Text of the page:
The media bias is not the only reason that the plight of the Palestinians gets ignored by our media. Israel’s propaganda campaign has been in the making just as long as their military campaign. Israel has learned from the mistakes made during the 2006 war on Lebanon of not controlling the media message. Journalists should be appalled that Israel has prevented them from reporting what is happening on the ground in Gaza. This form of media censorship is not becoming of a so called democracy. It is difficult for journalists to exhibit independence when they are banned from reporting. Furthermore Hamas’s perspective is put at a disadvantage because of their lack of opportunity and capability to respond effectively. Israel has effectively destroyed Hamas’s ability to communicate. Israeli Foreign Minister Tzipi Livni is able to advocate for her nation’s interest in a language and accent North American audiences do not find foreign; this is a substantial advantage for Israel’s media campaign. It is vital that independent media takes into account these biases and media disadvantages. Instead of pointing readers to the BBC to get more information why not suggest a blog such as In Gaza which would provide more insight about the effects of the violence on the ground. Israel’s massacre in Gaza has not only been an assault on humanity but on journalism as well.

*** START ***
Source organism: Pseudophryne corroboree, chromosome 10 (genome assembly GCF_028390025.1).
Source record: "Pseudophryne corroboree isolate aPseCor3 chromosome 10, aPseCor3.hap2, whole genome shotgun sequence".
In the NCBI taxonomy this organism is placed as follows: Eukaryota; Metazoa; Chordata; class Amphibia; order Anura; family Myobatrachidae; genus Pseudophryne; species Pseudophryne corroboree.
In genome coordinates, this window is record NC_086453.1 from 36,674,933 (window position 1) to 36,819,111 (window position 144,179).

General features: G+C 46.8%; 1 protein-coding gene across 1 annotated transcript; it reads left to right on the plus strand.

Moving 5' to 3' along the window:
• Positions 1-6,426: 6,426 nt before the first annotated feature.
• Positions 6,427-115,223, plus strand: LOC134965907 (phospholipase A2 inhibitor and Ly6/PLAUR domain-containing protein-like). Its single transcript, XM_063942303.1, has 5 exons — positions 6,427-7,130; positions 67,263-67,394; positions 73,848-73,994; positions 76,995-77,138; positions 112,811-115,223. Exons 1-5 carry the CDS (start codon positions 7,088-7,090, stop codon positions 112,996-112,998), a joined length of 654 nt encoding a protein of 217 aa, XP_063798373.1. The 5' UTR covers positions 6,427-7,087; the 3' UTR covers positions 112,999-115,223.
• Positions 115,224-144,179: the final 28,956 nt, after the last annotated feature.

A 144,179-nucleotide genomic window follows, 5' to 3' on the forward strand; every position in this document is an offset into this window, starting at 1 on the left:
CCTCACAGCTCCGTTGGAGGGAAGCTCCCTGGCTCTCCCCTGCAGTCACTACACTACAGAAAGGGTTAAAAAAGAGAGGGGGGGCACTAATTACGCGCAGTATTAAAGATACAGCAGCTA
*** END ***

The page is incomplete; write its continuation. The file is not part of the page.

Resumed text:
Israeli’s media manipulation has failed to galvanize the world public opinion in favour of their aggression. Thanks in part to new media like YouTube we have access to what our mainstream media chooses to ignore. The international reaction is not as mixed as Ms. Chan suggests but actually verges on universal condemnation of Israel. The Pope and former vice-president Dick Chaney are by no indicative of world opinion. Ms. Chan failed to mention the global uproar which has seen thousands of people take to the streets in almost every capital in the world, and not just the Arab world but from Tel Avi to Vancouver. The United Nations General Assembly has also repeatedly condemned Israel’s most recent aggression.